In case you missed the news, I have been asked to give a talk called “door links” at the New York City chapter of Art History in the summer of 2013. As an example, I’ll give you a link to my talk, a couple of which I had on my site with a link to the slides. The talk is in two parts. The first part covers the basics of the subject; the second part describes the art of the door links.
The subject of door links is a bit of a controversial one. While I think it is important to get the basics right, I don’t think it is important to get it wrong.
I think there are two primary issues with door links. The first is that we are talking about links that are “real” links. A “real” link is one that has a target on it. For example, the link under each image is for a link on the site that has a target on it. The only difference is that the link is usually “real” and not “fake”.
So if the target page is real, I would think we should link to it. But if the target page is fake, I would think we should link to a link that has a fake target. A real link on a fake page is not worth the time.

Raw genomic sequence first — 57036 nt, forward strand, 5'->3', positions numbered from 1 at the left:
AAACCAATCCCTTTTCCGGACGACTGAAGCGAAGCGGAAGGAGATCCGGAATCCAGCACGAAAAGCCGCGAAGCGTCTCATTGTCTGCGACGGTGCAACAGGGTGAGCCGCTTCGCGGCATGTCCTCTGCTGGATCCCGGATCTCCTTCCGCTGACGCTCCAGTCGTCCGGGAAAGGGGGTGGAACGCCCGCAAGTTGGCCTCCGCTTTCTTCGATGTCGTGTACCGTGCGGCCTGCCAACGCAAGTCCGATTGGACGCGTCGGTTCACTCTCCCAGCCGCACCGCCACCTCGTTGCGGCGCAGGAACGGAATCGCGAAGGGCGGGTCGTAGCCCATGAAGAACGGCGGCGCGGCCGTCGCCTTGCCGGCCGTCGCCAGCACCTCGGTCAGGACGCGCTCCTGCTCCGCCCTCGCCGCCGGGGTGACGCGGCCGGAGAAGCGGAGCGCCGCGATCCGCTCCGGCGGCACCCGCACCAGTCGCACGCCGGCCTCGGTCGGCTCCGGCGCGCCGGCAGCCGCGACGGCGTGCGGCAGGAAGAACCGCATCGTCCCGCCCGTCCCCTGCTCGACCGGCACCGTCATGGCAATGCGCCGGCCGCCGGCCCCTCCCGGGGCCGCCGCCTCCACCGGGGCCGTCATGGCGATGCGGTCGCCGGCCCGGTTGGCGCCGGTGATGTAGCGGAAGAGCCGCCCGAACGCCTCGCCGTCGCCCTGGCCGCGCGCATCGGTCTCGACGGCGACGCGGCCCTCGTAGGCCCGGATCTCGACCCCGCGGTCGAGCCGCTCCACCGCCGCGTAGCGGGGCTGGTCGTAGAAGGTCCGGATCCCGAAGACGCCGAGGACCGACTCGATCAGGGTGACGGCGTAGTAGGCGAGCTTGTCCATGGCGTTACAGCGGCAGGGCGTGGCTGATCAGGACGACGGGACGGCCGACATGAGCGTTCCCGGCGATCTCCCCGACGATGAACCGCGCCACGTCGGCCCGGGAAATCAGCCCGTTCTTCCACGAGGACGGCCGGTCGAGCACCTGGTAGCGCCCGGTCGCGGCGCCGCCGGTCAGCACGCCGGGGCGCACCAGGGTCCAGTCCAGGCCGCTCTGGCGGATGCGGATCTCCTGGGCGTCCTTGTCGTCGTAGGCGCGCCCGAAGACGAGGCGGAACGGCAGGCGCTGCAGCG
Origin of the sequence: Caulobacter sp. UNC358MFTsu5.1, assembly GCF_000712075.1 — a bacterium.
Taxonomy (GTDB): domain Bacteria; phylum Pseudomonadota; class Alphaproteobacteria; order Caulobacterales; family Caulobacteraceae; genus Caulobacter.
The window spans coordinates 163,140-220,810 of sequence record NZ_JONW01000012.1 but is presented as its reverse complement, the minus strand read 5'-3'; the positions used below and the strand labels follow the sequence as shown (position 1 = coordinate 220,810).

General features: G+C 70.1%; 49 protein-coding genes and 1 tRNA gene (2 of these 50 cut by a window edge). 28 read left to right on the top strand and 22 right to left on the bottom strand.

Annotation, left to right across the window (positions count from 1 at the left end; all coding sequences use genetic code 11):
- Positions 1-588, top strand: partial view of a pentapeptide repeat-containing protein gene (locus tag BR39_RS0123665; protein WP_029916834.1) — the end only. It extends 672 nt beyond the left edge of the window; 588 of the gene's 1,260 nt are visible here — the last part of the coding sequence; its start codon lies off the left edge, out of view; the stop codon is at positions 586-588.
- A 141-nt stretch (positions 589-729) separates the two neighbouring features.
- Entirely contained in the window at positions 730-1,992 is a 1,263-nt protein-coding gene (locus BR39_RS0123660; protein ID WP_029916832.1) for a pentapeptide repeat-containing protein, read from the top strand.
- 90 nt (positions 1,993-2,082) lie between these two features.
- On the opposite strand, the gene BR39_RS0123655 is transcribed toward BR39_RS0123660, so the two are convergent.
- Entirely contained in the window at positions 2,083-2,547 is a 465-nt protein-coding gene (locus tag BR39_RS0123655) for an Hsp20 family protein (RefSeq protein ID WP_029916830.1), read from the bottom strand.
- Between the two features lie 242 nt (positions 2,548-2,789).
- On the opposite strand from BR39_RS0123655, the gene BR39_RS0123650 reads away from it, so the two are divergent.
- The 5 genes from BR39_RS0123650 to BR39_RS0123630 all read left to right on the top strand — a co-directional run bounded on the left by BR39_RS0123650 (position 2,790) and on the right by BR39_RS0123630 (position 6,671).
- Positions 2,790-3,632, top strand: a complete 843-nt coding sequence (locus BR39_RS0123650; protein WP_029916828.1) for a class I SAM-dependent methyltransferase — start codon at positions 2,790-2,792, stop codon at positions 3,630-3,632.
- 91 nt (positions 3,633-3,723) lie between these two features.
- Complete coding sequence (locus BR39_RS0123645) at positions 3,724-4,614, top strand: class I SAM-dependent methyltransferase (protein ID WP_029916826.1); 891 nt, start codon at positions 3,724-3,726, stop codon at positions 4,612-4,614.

The second is that we have to make sure the link you have on your site is real. For example, the link under each image is for a link on the site that has a target on it. So the target is real. The link is often real. So we do not want to link to it.
The second rule is that if the link is fake, then link to a link that has a fake target.
If no link has a target, it is not worth linking to. That is the second rule for fake links. We should do our best to find links on sites that have real targets.
The third rule is that fake links that are not real should not be treated as valuable. In this way, the second rule for fake links is not violated, and the third rule is not violated either. In this way, fake links that are not real should be treated as worthless. The third rule for fake links is not violated because fake links that are genuine are valuable.
We don’t want to see that kind of links, but it is the first rule we should have in our own content. If we did that, we wouldn’t be adding new posts to our blog every time we post here, and our readers would not be able to see them.
Sure, adding links to posts can be a risky endeavor, but adding links to new posts is not a risk. That’s because new posts should only contain links to existing posts (and a link to the original post if that’s relevant). We don’t want a flood of links to posts that are not new, but for people to get to them and read them. We have to put some time and effort into making the posts we post to be both high traffic and high authority.